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Dr. Long recounts parents' struggle during CCCC Holocaust Remembrance presentation

Click to enlarge,  Dr. Debbie Long recounted her parents' struggle through Nazi concentration camps during her presentation at the Fourth Annual Holocaust Remembrance Event presented by Central Carolina Community College on April 21 at the Dennis A. Wicker Civic Center in Sanford.

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Dr. Debbie Long recounted her parents' struggle through Nazi concentration camps during her presentation ... (more)

Click to enlarge,  An exhibit presented by the North Carolina Council on the Holocaust was on display at the Fourth Annual Holocaust Remembrance Event presented by Central Carolina Community College on April 21 at the Dennis A. Wicker Civic Center in Sanford.

click image to enlarge ⊗

An exhibit presented by the North Carolina Council on the Holocaust was on display at the Fourth Annual ... (more)

04.27.2017College & CommunityCollege GeneralSpecial Events

SANFORD - In an emotional presentation mixing horror and hope, Dr. Debbie Long recounted her parents' struggle through Nazi concentration camps during her presentation at the Fourth Annual Holocaust Remembrance Event presented by Central Carolina Community College.

Long, who spoke at the college on April 21 through an arrangement with The Center for Holocaust, Genocide and Human Rights Education of North Carolina, is the daughter of two Holocaust survivors who later spent years as refugees, wandering through postwar Europe before being admitted to the United States and settling in suburban Chicago.

Her mother survived the Lodz Ghetto in Poland before being moved among three Nazi concentration camps beginning with the notorious Auschwitz. Her father survived a death march from the Bor copper mines in Yugoslavia, when hundreds of Hungarian Jews were shot or died from exhaustion, before enduring three concentration camps in Germany.

Projecting photographs from behind a laptop, Long began by introducing her parents, grandparents, uncles and aunts, describing their lives on the eve of World War II and their fate in the Holocaust.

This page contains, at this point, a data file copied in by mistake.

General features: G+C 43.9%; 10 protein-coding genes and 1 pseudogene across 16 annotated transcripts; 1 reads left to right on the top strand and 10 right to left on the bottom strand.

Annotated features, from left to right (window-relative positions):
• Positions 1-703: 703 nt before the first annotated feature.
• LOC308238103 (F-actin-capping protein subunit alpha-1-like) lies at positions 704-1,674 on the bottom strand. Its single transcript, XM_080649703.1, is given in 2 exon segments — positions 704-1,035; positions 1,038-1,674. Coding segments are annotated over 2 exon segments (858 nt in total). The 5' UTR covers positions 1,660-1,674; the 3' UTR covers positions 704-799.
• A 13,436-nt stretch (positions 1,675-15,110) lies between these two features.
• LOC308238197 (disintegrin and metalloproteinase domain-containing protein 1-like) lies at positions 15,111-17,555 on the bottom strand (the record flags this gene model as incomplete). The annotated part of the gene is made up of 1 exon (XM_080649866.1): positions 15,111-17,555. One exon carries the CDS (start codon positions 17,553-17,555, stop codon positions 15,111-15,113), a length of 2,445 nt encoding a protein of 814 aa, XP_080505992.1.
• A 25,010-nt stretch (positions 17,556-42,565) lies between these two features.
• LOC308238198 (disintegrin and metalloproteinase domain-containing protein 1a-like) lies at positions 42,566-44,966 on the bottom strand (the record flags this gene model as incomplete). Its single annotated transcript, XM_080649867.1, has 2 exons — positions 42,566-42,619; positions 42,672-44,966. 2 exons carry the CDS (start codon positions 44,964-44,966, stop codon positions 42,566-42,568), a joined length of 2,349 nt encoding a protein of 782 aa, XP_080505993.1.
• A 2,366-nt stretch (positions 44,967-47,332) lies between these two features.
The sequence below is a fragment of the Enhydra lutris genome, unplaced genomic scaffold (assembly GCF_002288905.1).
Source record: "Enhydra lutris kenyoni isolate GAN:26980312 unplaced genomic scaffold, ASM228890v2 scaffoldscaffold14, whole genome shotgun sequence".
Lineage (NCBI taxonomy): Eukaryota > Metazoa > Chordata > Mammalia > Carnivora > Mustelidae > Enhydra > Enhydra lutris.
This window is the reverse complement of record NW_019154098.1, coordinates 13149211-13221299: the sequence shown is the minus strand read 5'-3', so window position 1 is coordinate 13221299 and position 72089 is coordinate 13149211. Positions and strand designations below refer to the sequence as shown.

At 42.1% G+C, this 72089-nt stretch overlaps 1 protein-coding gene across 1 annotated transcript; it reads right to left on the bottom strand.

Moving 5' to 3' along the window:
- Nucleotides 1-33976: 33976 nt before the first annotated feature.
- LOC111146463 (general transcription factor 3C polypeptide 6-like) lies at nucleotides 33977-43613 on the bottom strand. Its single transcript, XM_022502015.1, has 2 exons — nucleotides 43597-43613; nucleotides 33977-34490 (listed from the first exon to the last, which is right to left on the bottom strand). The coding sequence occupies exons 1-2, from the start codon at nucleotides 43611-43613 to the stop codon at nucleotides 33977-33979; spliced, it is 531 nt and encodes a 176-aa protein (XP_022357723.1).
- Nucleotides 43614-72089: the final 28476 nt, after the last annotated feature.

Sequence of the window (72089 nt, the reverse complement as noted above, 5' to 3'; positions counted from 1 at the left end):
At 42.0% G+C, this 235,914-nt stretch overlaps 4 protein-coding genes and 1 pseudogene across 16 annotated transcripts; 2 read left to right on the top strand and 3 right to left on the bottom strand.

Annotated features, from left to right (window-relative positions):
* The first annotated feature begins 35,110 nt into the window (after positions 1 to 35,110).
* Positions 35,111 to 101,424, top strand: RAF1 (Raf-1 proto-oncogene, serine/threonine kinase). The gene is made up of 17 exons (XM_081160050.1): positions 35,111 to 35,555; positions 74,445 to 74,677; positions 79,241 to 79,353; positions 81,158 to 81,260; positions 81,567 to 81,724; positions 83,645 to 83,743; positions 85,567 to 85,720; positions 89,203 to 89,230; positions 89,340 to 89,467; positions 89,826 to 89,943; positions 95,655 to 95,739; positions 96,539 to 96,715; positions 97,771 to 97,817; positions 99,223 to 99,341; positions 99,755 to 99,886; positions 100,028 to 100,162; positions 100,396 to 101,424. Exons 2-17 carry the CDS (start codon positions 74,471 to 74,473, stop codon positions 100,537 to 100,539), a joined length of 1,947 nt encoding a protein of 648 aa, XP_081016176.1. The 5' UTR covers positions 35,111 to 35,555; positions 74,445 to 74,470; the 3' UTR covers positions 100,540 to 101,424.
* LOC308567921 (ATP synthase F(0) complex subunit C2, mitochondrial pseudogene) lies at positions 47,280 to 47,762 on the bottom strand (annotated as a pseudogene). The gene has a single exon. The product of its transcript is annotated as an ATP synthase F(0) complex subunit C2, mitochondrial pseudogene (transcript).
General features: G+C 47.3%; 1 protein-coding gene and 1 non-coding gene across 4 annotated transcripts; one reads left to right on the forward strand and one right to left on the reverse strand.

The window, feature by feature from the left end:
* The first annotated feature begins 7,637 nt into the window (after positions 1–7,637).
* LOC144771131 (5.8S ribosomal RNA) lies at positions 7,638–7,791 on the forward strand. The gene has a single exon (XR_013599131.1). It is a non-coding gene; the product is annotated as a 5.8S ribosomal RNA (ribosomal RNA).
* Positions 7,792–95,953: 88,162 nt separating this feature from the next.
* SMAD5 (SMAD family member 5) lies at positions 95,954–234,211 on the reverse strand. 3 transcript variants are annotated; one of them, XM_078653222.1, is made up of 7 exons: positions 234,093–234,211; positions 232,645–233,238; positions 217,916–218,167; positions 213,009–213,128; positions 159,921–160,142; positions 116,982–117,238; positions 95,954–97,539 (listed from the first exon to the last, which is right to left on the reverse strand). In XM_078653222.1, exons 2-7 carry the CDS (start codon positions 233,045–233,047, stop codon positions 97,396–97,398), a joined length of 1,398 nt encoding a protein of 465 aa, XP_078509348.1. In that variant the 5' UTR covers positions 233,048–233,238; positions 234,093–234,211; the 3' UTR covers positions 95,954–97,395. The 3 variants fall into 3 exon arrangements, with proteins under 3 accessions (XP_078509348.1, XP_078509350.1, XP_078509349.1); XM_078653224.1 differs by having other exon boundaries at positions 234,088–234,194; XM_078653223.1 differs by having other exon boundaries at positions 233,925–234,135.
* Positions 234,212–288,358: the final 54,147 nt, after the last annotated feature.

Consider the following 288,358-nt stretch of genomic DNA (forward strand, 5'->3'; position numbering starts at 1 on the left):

Only her parents and one grandmother survived.

As she showed one photograph of a Jewish child sitting behind a fence in the Lodz Ghetto, Long pointed out the Star of David attached to the young boy's coat. She explained how they were forced to wear the star on their front and back, so Nazis "could see a Jew coming and going."

When she finished the story, a restrained gasp rose from many in the crowded Dennis A. Wicker Civic Center auditorium.

Long traced her mother's journey from the ghetto into packed cattle cars pointed toward the Auschwitz-Birkenau extermination camp. As her mother and grandmother entered the camp, they were pulled apart and pushed in different directions.

Her mother, then in her early 20s, quickly learned what was happening around her.

"When she was finally taken to a barracks," Long said, "my mother asked somebody there, 'What is happening at this camp? Where is my mother?'

"And her campmate pointed to the chimneys of Auschwitz-Birkenau and said, 'Your mother's there in the smoke.'"

This time, the gasp was no longer restrained.

Long followed the story with brief audio clips of her mother describing her experience at Auschwitz for a documentary about Holocaust survivors. In one, she recalled comments made by Elie Weisel, a Nobel laureate and Holocaust survivor.

"Elie Wiesel called Auschwitz the 'Planet Auschwitz,'" Long's mother said in the recording. "Because Auschwitz doesn't belong to a civilized world."

Though the Holocaust took place more than 70 years ago, the lessons remain relevant today with domestic news about vandalism in Jewish cemeteries, threats to Jewish community centers and aggression toward other groups.

Long says she is dismayed to see a rise in antisemitism and attacks against ethnic groups and immigrants. At the same time, she's not surprised, acknowledging that hatred has always been an unfortunate part of the human experience.

Despite it all, she holds on to some hope.

"It is heartening to see many, many good people, particularly young people, stand in support of immigrants and other minorities in recent months," she said before the presentation. "Their resistance to acts of hatred and their responses to such events as cemetery vandalism are a potent sign that education and experience make a difference."

Long has been researching her family history and searching for surviving family members for more than 50 years. But now, with the Holocaust generation passing into history, she feels a particular urgency to keep their memory alive.

"The torch has been passed to me and the other children of survivors," she said. "We are not only witnesses to the traumas inflicted on our parents, we are also to some extent carrying the trauma within us. It is both a burden and a great responsibility to carry their stories forward."